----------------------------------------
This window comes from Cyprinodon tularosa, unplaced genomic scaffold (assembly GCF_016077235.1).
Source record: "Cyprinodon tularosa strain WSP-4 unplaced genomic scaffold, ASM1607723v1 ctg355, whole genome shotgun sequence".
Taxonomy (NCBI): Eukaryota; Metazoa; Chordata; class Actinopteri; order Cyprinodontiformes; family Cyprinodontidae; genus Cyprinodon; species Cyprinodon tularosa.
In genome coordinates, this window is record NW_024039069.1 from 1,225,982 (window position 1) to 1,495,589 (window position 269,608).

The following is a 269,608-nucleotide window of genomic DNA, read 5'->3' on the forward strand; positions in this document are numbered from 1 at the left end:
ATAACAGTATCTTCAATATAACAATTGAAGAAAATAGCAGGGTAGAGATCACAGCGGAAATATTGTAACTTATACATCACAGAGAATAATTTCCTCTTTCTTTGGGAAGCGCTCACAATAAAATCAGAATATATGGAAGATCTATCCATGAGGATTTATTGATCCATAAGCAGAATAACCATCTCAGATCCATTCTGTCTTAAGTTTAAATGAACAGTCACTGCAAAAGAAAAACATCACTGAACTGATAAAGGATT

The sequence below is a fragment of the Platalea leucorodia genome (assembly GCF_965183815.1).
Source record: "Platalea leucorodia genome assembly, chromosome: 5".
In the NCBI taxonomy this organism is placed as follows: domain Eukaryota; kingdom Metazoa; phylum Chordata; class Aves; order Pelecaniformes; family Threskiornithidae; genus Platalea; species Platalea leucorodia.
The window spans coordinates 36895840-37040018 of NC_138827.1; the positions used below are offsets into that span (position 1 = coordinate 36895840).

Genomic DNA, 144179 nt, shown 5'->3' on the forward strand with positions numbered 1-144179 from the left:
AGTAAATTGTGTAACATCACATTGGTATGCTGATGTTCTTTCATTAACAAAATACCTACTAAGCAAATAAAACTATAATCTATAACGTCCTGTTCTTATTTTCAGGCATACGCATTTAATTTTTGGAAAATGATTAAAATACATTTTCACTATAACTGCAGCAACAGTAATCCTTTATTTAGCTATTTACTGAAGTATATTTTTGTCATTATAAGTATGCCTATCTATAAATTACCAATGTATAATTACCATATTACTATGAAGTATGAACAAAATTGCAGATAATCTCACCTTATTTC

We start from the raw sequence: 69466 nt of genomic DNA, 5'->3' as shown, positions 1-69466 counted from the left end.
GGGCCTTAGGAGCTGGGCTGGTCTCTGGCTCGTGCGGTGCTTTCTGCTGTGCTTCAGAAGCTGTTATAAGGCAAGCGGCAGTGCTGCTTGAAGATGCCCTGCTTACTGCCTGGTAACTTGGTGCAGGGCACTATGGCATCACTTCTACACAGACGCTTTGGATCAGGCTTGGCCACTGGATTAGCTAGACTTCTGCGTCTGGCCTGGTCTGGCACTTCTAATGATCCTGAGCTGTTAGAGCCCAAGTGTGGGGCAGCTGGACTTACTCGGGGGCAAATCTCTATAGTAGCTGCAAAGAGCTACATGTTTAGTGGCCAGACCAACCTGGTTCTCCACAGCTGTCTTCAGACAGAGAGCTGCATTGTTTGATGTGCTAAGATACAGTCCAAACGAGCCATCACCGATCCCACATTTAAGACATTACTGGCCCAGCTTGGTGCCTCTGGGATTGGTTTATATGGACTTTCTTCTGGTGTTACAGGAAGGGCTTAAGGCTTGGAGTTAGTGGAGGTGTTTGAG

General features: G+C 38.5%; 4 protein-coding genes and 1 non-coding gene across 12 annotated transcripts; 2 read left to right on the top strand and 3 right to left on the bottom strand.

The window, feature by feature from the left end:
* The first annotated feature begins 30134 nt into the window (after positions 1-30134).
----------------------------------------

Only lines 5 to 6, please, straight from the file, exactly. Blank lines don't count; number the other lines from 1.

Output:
The following is a 269,608-nucleotide window of genomic DNA, read 5'->3' on the forward strand; positions in this document are numbered from 1 at the left end:
ATAACAGTATCTTCAATATAACAATTGAAGAAAATAGCAGGGTAGAGATCACAGCGGAAATATTGTAACTTATACATCACAGAGAATAATTTCCTCTTTCTTTGGGAAGCGCTCACAATAAAATCAGAATATATGGAAGATCTATCCATGAGGATTTATTGATCCATAAGCAGAATAACCATCTCAGATCCATTCTGTCTTAAGTTTAAATGAACAGTCACTGCAAAAGAAAAACATCACTGAACTGATAAAGGATT